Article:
His biggest dream was to be an NBA star, and Shakoor bounced from basketball scholarship to scholarship before completing undergrad at the University of Maine
MIDDLETOWN, Connecticut – On October 8, Wesleyan University in Connecticut, announced Malik Shakoor as its new Muslim chaplain after a single-year candidacy despite the track normally takes roughly three to six years, Wesleyan Argus reported on October 15.
“I had to hit the ground running, trying to get a feel for it. Seeing where the school is psychologically and emotionally,” the Muslim convert said.
“One of my biggest strengths is engaging with students, engaging with faculty, and trying to see what is needed from both the Muslim Student Association and the students in totality. I am a chaplain to all. Not just spiritually, but emotionally,” he added.
Shakoor began his role as a chaplain by meeting with Director of the Office of Spiritual Life Rabbi David Leipziger Teva and the leader of the Muslim Student Association Eunes Harun, discussing the needs of the student body.
The basketballer who knew Islam at the age of 23 believes the best approach to faith is a practical one.
“Don’t just tell me about your religion. Show me, don’t make it so intellectual,” Shakoor said.
The chaplain bounced from basketball to chaplaincy before completing undergrad at the University of Maine. He retroactively credits the epiphany to a pastor he had met as a child.
“The pastor was going around prophesying what everyone was going to grow up to be. I already knew I wanted to be an NBA player, but he turned to me and said, ‘No, you’re going to be a man of God.’ It followed me growing up. Every time I was around my mom’s friends they would go, ‘There goes that preacher man,’” explained Shakoor.
As the son of a Presbyterian Christian and an African Methodist who attended both services growing up, his conversion was met with some shock and backlash in his Alabama hometown.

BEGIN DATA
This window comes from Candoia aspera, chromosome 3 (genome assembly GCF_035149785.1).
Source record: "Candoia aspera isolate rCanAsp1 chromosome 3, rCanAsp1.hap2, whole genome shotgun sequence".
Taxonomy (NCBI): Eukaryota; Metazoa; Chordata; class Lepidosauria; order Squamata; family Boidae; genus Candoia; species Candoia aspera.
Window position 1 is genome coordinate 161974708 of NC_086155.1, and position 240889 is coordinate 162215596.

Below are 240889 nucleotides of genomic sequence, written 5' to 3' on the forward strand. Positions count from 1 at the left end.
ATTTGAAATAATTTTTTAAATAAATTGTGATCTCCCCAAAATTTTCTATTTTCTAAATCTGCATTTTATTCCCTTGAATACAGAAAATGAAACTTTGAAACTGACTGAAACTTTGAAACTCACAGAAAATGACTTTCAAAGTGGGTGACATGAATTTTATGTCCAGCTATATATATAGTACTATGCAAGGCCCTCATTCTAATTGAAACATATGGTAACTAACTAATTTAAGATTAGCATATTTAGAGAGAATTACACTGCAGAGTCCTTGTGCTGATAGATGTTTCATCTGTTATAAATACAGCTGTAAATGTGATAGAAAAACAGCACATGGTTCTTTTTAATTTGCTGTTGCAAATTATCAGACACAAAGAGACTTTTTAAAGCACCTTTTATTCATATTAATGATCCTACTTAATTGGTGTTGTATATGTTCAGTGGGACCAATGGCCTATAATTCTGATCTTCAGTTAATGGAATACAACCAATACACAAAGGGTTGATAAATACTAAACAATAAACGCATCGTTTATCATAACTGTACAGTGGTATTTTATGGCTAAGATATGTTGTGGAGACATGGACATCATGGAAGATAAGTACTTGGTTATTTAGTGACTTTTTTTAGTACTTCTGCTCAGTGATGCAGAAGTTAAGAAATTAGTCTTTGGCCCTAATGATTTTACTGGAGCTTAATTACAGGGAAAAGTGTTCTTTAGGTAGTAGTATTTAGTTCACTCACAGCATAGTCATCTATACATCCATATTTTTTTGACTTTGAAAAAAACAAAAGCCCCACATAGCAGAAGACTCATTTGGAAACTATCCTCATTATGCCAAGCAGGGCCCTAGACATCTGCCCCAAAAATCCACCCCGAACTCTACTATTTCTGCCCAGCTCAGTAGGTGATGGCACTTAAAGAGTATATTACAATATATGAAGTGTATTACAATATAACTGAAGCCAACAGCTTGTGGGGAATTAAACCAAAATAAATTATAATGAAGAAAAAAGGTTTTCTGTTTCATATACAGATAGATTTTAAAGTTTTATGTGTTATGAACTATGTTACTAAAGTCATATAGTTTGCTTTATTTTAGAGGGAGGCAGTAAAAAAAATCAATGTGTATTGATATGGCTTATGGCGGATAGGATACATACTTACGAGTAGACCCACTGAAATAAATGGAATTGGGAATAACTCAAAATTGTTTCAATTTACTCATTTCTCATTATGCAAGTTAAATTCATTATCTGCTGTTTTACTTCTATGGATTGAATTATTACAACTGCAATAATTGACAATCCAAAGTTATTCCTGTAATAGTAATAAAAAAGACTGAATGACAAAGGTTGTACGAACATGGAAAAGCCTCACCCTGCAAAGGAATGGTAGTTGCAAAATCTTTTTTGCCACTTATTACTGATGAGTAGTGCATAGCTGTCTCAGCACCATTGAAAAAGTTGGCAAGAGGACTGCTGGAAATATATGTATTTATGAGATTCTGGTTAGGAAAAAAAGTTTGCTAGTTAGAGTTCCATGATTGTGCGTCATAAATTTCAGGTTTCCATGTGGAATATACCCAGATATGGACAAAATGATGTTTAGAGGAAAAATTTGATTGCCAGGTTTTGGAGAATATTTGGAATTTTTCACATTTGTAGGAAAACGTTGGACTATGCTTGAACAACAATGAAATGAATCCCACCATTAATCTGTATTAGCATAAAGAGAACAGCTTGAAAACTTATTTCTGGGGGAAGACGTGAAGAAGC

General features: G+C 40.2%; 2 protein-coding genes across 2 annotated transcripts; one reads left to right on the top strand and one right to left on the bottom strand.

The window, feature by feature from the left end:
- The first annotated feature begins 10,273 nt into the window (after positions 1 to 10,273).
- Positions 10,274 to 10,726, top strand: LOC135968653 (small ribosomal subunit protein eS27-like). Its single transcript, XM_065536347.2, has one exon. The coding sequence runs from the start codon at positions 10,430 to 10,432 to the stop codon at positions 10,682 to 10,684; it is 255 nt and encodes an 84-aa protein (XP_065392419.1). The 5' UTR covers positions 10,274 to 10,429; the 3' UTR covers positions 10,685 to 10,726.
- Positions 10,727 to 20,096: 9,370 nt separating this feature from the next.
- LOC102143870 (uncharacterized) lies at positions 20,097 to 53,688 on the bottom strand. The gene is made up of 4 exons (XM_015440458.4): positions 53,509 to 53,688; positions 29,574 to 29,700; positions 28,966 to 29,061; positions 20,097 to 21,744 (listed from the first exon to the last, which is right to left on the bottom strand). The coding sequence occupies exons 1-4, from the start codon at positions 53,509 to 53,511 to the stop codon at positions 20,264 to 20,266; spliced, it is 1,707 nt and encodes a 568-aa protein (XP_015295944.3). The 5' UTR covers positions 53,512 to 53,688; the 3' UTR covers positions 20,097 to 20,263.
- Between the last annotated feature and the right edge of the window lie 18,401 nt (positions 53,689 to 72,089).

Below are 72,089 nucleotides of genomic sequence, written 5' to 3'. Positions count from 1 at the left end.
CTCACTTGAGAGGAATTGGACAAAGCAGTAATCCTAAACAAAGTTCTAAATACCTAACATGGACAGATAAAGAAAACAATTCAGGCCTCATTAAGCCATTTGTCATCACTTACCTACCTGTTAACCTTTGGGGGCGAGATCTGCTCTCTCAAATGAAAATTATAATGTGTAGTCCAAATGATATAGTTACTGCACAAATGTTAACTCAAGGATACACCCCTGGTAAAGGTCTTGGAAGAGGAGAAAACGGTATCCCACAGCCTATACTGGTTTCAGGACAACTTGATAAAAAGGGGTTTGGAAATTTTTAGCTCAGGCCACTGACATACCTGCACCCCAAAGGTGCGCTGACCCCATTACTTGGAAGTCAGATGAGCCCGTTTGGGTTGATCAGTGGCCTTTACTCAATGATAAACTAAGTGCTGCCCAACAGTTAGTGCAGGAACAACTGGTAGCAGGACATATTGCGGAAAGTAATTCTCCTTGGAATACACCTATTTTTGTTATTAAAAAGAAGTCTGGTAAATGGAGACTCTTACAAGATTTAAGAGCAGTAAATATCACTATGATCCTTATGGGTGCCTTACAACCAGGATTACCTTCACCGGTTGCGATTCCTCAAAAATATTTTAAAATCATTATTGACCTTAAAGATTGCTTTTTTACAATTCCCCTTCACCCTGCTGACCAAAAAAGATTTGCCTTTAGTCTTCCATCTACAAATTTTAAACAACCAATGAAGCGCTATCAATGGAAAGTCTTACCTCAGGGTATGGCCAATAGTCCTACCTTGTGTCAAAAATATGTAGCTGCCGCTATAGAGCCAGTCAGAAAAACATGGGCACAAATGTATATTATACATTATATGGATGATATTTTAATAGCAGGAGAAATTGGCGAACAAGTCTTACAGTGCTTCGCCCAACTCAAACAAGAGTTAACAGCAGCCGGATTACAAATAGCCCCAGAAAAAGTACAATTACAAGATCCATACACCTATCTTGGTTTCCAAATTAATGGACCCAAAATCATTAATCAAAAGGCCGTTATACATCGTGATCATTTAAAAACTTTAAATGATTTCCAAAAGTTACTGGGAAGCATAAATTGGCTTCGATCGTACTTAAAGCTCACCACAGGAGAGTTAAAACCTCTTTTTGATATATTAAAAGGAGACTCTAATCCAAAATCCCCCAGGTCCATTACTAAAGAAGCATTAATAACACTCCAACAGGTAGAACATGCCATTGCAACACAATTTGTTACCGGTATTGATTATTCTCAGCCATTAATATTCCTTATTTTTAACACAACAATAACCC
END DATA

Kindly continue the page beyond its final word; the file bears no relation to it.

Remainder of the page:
“I did a lot of soul-searching. My cousin who also converted to Islam talked me into reading the Qur’an. I appreciated Islam’s approach to action over words,” Shakoor recalled.
Shakoor enrolled in the US Army shortly after converting, where he became inspired to embark on the chaplain track.
“The first time I got on base in Ft. Hood, my mentor, who was also Muslim, would constantly talk to me about becoming a chaplain,” he said.
“All of the basic trainees and instructors are there at Ft. Lackland in San Antonio, and it has the largest Muslim congregation in the Department of Defense, roughly 500-600 in the congregation. Across all services, there are only 14 Muslim chaplains in the US military,” the chaplain informed.
“I was denied at first and had to reapply. The Army took so long with my paperwork that I got closer to exiting the military. I didn’t want to have a gap, so I ended up applying to the Navy and the Air Force, and the Air Force got through the paperwork a lot quicker.”
Shakoor also expressed that: “Being a Muslim in the military…. it wasn’t easy. I did have some supportive leadership, but at one point they wanted to kick me out the military. I was in Hartford Seminary at the time, I was Assistant Imam at Fort Hood, and they wanted to kick me out based on Article 15.”